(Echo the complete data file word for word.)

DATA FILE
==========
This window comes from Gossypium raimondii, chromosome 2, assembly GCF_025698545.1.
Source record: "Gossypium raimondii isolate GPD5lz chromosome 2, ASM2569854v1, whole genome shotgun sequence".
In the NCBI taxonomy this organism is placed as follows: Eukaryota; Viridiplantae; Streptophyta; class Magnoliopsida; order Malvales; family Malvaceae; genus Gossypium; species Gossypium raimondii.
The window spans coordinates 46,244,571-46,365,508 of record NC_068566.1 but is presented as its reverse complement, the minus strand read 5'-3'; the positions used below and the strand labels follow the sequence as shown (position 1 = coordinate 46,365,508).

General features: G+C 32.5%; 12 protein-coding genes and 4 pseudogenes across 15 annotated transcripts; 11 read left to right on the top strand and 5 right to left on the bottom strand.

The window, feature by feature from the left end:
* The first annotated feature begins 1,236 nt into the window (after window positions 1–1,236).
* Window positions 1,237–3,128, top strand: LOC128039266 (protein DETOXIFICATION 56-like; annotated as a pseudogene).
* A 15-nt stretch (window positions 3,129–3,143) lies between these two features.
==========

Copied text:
This window comes from Gossypium raimondii, chromosome 2, assembly GCF_025698545.1.
Source record: "Gossypium raimondii isolate GPD5lz chromosome 2, ASM2569854v1, whole genome shotgun sequence".
In the NCBI taxonomy this organism is placed as follows: Eukaryota; Viridiplantae; Streptophyta; class Magnoliopsida; order Malvales; family Malvaceae; genus Gossypium; species Gossypium raimondii.
The window spans coordinates 46,244,571-46,365,508 of record NC_068566.1 but is presented as its reverse complement, the minus strand read 5'-3'; the positions used below and the strand labels follow the sequence as shown (position 1 = coordinate 46,365,508).

General features: G+C 32.5%; 12 protein-coding genes and 4 pseudogenes across 15 annotated transcripts; 11 read left to right on the top strand and 5 right to left on the bottom strand.

The window, feature by feature from the left end:
* The first annotated feature begins 1,236 nt into the window (after window positions 1–1,236).
* Window positions 1,237–3,128, top strand: LOC128039266 (protein DETOXIFICATION 56-like; annotated as a pseudogene).
* A 15-nt stretch (window positions 3,129–3,143) lies between these two features.